Doncaster Pilot Monitor Farm

Atkinson _strip _image

Robert and Jill Atkinson run the mixed-enterprise Adwick Grange in partnership with Robert’s parents. The Atkinsons farm 450 acres of limestone, medium and heavy (low lying) loam soils, around Doncaster, holding most of the land on an Agricultural Holdings Act tenancy. Robert and Jill also have a small area of contract farmed land and some in a joint venture with a neighbour. In addition to Robert, the farm has one full-time employee and casual staff as required.

Their cropping includes milling and feed wheat, oilseed rape and sugar beet. In addition to arable crops, the Atkinsons finish approximately 4,100 pigs per year.

This pilot Monitor Farm project has now finished. Thank you to Robert Atkinson, host farmer, and everyone else involved who made the project a success. Find a current Monitor Farm project near you.

Knowing is not enough, you must apply

15 May 2014

Up to the time of writing, May has given us around 35mm of rain and things are growing fast. Flag leaf is now well out and our T2 spray will be applied early next week, weather permitting. Product choice will be between Adexar and Aviator Xpro but will probably be decided by what is actually available to buy! The addition of chlorothalonil will depend upon how stretched my three-week timing window since T1 gets.

Wheat T1s applied

1 May 2014

Our 3 week gap between T0 and T1 seemed soon up, but the longer days and brief warmer spells means that crops at Adwick Grange have developed quickly. T1 treatments are now all applied at what (according the manual!) was an ideal timing. The threat of rusts and septoria alongside keen pricing meant our programme was based around isopyrazam, epoxiconazole and chlorothalonil. The AHDB Cereals & Oilseeds Fungicide Dose Response work proved a useful tool in assessing bang for buck, so I hope the £30/ha spent keeps the crop safe from harm.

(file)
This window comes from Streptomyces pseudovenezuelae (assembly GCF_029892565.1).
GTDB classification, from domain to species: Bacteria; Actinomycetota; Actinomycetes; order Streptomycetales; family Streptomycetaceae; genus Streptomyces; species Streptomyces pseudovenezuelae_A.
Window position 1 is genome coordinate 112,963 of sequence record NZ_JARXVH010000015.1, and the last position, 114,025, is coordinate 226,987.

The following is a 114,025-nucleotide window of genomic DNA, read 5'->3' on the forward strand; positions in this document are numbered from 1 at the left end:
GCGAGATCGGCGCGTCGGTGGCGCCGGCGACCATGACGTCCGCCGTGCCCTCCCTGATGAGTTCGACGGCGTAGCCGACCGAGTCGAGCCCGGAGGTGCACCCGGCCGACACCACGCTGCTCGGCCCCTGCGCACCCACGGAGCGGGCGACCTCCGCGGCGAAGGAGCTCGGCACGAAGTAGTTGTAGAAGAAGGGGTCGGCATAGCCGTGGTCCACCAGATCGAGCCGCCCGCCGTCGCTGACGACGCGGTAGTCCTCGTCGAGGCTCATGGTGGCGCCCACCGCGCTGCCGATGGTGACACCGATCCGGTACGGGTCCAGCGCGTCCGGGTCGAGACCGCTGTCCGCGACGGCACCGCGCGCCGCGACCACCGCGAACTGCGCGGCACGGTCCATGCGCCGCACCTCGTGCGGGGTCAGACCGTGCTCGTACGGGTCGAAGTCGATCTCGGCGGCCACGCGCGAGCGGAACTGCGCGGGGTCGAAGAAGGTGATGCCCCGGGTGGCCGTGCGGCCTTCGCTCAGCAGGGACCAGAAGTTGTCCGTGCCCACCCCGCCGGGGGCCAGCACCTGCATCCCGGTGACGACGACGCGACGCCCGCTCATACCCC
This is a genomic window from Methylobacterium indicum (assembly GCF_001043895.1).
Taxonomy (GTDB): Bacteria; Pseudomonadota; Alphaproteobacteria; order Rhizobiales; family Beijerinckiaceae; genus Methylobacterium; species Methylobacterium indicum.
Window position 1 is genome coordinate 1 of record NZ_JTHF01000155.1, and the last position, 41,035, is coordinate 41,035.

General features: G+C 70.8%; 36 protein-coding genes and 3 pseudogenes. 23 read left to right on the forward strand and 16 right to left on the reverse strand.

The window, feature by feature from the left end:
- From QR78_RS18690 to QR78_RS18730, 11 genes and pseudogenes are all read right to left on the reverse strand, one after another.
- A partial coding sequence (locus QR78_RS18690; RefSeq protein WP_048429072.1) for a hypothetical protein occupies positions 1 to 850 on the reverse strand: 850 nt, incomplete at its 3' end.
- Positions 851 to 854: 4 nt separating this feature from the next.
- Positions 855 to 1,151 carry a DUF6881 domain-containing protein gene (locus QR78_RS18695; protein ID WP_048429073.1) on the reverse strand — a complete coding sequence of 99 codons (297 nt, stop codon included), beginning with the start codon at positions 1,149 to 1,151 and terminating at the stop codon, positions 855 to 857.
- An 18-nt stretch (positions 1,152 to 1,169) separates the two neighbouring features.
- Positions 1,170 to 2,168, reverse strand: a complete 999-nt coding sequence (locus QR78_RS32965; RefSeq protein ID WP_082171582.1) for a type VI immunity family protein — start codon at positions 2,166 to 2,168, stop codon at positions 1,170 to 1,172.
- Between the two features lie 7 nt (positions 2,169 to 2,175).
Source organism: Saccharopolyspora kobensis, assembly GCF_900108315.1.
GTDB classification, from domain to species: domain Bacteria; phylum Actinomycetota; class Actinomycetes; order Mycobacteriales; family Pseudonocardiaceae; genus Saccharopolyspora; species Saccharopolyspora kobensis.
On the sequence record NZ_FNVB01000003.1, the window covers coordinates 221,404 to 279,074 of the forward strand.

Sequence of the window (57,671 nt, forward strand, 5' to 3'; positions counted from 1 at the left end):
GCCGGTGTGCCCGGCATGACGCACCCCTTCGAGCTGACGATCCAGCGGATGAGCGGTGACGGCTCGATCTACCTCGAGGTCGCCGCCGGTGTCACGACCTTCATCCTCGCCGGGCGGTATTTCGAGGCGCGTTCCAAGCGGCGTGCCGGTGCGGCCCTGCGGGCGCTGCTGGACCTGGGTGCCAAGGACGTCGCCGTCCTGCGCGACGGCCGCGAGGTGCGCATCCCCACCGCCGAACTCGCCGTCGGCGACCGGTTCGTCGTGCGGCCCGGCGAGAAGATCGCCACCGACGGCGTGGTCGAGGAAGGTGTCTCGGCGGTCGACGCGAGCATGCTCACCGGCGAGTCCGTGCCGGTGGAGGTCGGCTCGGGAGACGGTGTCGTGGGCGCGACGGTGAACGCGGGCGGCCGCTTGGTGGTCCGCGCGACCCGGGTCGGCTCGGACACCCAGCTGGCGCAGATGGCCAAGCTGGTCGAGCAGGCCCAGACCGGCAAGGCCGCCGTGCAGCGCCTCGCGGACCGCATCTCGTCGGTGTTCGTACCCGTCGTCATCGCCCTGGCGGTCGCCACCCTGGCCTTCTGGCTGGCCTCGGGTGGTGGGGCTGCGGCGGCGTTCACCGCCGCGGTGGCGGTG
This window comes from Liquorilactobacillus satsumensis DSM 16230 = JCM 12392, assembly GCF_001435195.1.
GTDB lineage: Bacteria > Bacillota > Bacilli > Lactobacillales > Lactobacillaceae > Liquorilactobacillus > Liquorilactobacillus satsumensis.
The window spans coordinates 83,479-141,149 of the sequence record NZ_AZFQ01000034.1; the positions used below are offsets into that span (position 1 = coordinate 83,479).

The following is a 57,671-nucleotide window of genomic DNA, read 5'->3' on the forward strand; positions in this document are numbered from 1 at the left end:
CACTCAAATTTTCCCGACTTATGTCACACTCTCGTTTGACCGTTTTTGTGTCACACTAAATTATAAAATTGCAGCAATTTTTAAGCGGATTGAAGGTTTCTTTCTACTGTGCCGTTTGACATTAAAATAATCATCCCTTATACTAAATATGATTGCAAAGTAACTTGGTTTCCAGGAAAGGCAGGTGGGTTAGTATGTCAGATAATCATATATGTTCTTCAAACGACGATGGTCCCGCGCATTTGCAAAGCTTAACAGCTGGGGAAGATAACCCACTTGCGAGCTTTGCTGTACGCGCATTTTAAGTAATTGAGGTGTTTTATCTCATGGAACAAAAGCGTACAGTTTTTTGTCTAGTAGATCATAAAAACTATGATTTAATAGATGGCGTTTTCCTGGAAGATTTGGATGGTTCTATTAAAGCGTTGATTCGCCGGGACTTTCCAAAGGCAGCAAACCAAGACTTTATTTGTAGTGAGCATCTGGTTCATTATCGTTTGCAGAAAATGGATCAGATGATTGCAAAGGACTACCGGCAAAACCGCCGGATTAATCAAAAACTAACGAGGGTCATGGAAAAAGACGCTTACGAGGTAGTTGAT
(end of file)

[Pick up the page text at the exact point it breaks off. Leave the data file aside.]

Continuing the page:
Wheat at GS 30-31 at Adwick Grange

25 March 2014

March Blog - Wheat GS30-31The wind is proving tiresome, often preventing us getting on with fieldwork, but we are snatching all opportunities that come along to apply fertiliser and sprays.  Our oilseed rape has pretty much received its final ‘bagged’ nitrogen doses, with final applications ranging from 160kg/ha to 200kg/ha depending upon GAIs and yield potential.  The oilseed rape had a definite growth spurt last week and has rocketed to green/yellow bud stage very quickly.

High pressure returns to Adwick Grange

12 March 2014

OSR At Stem Extension ThumbTalk of a return of high pressure and more ‘settled’ weather this week is most welcome.  Although the use of the Claydon has stretched our opportunities to get on the land, the winds and rain of late have limited our field activity.  That said, all my oilseed rape has now received its first fertiliser dressing of 70kg N/ha and 25kg SO3/ha.  Regular use of organic manures means that my sulphur applications fall into the ‘top up’ category, and with the crop well into stem extension the jury is out as to what my final nitrogen dressing will be.

The numbers don't lie

OSR Thumbnail

14 February 2014

In my last blog I started to talk about looking at the fixed costs in the business.  Thanks to Google I have learnt that it was Albert Einstein who said ‘Numbers don’t lie but they may ignore the most important truths’. I’m unsure if he thought of this while he was putting together his tax return also.

A positive outlook for 2014

29 November 2013

"It feels as though most of the farm is in some kind of trial this season. Alongside the AHDB Cereals & Oilseeds variety work I am hosting some Agro Vista research, looking at Oilseed rape establishment and companion planting, which is already proving interesting.

My own establishment system is based around the Claydon direct strip till seeding drill. Not always used in the ‘traditional no-till’ way, it was a business decision based around saving time and fuel, and from recent CropBench results it has achieved both. Agronomist Philip Wright’s recent visit as part of this project also reassured me that this decision is also benefiting the soil. By using manure from my pig enterprise and other organic manures, including cover crops as part of my establishment regime, there has been a definite positive change in the way the soil behaves and the crops develop..." Read more